To get genuine self discipline in schools, we have to enable children to be far more involved and have a focus on student voice.

There’s much work ahead.

5 Changes for 5 Years

here’s an article from Fast Company that explores five ways that education is likely to change in the next 5 years.

Fast Company – 5 Big Ways Education Will Change By 2020

To me, the big takeaway (no real surprise), is that education isn’t yet fully changing in response to technological changes and advances – but isn’t going to be able to resist for ever. If the education delivered is to be relevant and effectively prepare young people for the world of today, then the impact and change from technology is going to be far greater than we’ve seen so far.

And the other one that struck a chord – student voice will be listened to! Well, plenty have talked about that for a long time. It would be great to see, but I’m still not holding my breath about that one!!

What Students Want

Here’s an interesting piece that highlights the views from a handful of students who were given the (sadly all too rare) opportunity to tell the education system what matters to them. It took place in New York as part of the ‘Education Nation’ Conference:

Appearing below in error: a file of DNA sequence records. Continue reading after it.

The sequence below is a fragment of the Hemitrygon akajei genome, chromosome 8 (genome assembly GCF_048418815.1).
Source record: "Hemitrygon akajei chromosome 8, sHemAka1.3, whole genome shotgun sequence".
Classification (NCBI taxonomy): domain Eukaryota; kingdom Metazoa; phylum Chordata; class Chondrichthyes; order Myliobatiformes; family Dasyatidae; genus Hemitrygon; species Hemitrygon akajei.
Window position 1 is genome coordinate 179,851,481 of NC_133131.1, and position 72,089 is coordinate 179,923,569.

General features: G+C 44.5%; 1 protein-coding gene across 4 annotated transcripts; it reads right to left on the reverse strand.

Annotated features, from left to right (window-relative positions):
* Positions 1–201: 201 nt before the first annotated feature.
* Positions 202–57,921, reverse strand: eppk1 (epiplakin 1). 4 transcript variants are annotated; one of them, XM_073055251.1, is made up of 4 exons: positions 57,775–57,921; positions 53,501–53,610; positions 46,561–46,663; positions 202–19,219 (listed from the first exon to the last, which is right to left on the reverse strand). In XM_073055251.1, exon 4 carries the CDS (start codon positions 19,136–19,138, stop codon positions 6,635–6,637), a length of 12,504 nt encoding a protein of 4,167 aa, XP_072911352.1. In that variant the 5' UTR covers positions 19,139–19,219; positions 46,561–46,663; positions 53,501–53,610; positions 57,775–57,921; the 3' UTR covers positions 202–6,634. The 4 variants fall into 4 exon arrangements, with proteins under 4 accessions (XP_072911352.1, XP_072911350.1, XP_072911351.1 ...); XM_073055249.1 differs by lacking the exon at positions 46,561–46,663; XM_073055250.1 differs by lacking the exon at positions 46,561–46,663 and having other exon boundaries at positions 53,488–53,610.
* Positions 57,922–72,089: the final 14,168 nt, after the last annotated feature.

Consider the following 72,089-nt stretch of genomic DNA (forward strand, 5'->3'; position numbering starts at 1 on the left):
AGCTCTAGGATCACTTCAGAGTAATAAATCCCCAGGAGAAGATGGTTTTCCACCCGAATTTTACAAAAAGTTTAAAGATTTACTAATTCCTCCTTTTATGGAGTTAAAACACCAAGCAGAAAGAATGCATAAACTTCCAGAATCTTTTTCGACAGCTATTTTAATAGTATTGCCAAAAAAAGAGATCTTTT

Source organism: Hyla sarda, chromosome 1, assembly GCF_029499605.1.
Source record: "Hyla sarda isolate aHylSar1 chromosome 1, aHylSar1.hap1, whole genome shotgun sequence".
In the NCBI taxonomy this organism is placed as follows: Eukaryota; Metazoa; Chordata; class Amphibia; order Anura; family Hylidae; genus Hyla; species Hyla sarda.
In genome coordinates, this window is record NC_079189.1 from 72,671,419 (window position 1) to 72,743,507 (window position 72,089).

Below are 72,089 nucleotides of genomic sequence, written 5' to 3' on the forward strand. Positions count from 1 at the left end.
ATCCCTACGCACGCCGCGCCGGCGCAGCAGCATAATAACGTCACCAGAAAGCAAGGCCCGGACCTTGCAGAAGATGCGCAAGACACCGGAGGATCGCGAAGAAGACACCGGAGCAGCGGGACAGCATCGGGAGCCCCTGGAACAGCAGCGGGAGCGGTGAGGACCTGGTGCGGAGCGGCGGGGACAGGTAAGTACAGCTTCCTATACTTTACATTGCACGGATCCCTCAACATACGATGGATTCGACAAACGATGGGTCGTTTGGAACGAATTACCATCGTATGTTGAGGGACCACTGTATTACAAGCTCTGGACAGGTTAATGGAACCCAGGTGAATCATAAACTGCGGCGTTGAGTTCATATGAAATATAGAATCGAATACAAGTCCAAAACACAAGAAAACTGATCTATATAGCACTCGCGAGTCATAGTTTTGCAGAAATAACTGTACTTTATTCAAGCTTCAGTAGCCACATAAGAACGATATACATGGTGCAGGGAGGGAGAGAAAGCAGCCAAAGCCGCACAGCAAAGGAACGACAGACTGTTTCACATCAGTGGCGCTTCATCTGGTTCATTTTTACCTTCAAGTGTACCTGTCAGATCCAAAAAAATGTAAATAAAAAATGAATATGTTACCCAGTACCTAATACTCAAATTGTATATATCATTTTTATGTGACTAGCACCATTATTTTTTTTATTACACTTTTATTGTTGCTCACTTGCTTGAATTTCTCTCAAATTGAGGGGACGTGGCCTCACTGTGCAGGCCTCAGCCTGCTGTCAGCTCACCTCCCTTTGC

20 Things Youngsters Want Educators To Know

To me, the point is not in the 20 things expressed by the students, so much as the acknowledgement that they must be made part of the debates, their voice acknowledged and listened to. Could we think that here in India all conferences regarding education would include panel discussions that incorporate the genuine voice of students?

Interestingly, when you look at the 20 things that emerged from this interaction, some of them can be subject of further debate, some probably strike a chord with what many educators have been feeling (so parties need to start debating about how they might make those things happen, or happen better) and some reflect a need for greater clarity about what educators are trying to achieve to reduce misunderstandings and misguided perceptions.